Best Movies by Farr: Anti-War Cinema

August 24, 2011 | John Farr

Richard Lester’s How I Won the War, this week’s Reel 13 Classic, is a unique film in a long tradition of anti-war movies. John Farr suggests three more essential entries.

Paths of Glory (1957)

An aloof, ambitious French general (Adolphe Menjou) sends his men out on a suicide mission during the First World War, and when they ultimately retreat, selects three soldiers at random to face charges of cowardice, for which the sentence is death. Guilt-ridden and seething with injustice, the soldiers’ commander (Kirk Douglas) defends his men in the court martial proceedings.

Few films expose war’s insanity more starkly, contrasting the all-powerful, remote armchair generals with young recruits, mere pawns in an obscene political game, who get slaughtered on the front line of the war to end all wars. We share Douglas’ righteous fury at the plight of his men as the rushed sham of a trial progresses. One of Stanley Kubrick’s earlier, less self-indulgent gems, this stark, disturbing anti-war film hasn’t aged a bit.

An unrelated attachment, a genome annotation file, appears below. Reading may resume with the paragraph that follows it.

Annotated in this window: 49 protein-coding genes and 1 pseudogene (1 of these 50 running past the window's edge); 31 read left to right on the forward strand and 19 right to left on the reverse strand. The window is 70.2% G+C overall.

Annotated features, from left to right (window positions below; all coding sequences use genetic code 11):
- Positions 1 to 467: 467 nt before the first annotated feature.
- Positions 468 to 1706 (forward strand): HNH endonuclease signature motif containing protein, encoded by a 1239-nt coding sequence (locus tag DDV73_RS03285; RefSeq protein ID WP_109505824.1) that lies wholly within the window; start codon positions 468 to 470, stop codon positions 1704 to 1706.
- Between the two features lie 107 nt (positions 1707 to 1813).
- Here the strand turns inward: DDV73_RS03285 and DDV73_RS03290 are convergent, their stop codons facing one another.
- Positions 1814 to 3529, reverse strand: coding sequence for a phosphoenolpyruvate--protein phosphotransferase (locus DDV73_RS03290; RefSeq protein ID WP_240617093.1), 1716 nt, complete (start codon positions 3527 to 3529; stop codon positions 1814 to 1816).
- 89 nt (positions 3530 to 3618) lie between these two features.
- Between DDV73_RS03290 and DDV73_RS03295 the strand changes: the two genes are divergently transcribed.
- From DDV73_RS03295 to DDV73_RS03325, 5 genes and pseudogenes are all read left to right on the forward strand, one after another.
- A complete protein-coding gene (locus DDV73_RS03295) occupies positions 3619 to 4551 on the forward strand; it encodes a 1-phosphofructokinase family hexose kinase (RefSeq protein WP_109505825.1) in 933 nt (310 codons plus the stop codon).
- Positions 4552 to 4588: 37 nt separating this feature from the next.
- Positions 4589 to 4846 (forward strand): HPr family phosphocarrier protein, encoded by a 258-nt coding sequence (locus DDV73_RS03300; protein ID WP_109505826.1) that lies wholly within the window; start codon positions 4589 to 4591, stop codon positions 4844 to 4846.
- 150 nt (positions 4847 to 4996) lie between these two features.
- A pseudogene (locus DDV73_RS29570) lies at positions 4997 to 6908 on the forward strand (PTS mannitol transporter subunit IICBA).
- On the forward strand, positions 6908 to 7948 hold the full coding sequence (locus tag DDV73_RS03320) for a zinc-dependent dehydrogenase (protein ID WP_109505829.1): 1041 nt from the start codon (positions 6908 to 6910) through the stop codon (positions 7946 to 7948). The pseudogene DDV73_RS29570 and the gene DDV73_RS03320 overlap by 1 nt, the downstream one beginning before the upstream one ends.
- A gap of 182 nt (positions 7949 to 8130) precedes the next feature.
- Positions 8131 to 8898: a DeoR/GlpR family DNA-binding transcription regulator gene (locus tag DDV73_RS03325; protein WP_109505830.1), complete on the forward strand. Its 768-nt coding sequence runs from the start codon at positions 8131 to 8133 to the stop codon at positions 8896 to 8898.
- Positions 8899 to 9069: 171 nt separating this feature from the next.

Coming Home (1978)

Fonda plays Sally, a Veterans’ hospital volunteer, whose husband (Bruce Dern) is away in Vietnam. At the hospital, she befriends Luke (John Voight), a paraplegic, as a result of the same war. Luke’s bitterness is gradually overcome by his relationship with Sally, which evolves into a love affair. When her husband returns from overseas, he, Sally and Luke have a lot to sort through.

A love story to be sure, but also a highly original take on the human price of war. This riveting film is propelled by intense performances from the three leads, all of whom were Oscar-nominated (both Voight and Fonda won). A triumph from the late, talented Hal Ashby.

Breaker Morant (1980)

When war breaks out in 1899 between Great Britain and the Boers (African settlers of Dutch heritage), a number of Australians volunteer to serve in the British army. In the heat of battle, a group of Boer prisoners and a German missionary are killed by an Australian unit, and three men–including Lieutenant Harry “Breaker” Morant (Edward Woodward)–are court-martialed for murder, to placate both the Germans and the Boers, who may be ready to make peace.

One of the high points in Australian cinema, Beresford’s devastating film recounts the true story of Australian soldiers martyred for political expediency. Accurately depicting the injustice visited upon these three “colonials” by their British commanders, “Morant” is also a magnificent character study. Thompson is terrific as the lawyer who defends the men, but Woodward’s resonant, heart-rending performance in the title role is reason enough to see this stunning film.

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